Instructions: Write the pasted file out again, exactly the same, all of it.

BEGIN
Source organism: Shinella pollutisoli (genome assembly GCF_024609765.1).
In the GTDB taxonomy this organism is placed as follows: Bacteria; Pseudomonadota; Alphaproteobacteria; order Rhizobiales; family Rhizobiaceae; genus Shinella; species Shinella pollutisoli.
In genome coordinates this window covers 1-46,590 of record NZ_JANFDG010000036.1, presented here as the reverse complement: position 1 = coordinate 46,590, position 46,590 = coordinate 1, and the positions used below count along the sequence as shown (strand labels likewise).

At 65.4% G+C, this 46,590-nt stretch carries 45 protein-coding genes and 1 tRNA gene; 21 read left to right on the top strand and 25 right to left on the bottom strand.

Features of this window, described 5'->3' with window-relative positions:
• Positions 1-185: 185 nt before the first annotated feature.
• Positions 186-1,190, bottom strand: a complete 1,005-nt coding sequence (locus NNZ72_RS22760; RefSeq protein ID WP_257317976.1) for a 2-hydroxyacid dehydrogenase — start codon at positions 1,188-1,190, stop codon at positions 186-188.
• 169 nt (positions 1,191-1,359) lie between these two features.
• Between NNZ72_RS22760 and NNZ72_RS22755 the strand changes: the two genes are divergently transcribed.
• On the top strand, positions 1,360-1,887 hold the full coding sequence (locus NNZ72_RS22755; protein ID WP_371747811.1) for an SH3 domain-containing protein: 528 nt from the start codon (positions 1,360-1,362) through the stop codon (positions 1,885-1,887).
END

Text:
Source organism: Shinella pollutisoli (genome assembly GCF_024609765.1).
In the GTDB taxonomy this organism is placed as follows: Bacteria; Pseudomonadota; Alphaproteobacteria; order Rhizobiales; family Rhizobiaceae; genus Shinella; species Shinella pollutisoli.
In genome coordinates this window covers 1-46,590 of record NZ_JANFDG010000036.1, presented here as the reverse complement: position 1 = coordinate 46,590, position 46,590 = coordinate 1, and the positions used below count along the sequence as shown (strand labels likewise).

At 65.4% G+C, this 46,590-nt stretch carries 45 protein-coding genes and 1 tRNA gene; 21 read left to right on the top strand and 25 right to left on the bottom strand.

Features of this window, described 5'->3' with window-relative positions:
• Positions 1-185: 185 nt before the first annotated feature.
• Positions 186-1,190, bottom strand: a complete 1,005-nt coding sequence (locus NNZ72_RS22760; RefSeq protein ID WP_257317976.1) for a 2-hydroxyacid dehydrogenase — start codon at positions 1,188-1,190, stop codon at positions 186-188.
• 169 nt (positions 1,191-1,359) lie between these two features.
• Between NNZ72_RS22760 and NNZ72_RS22755 the strand changes: the two genes are divergently transcribed.
• On the top strand, positions 1,360-1,887 hold the full coding sequence (locus NNZ72_RS22755; protein ID WP_371747811.1) for an SH3 domain-containing protein: 528 nt from the start codon (positions 1,360-1,362) through the stop codon (positions 1,885-1,887).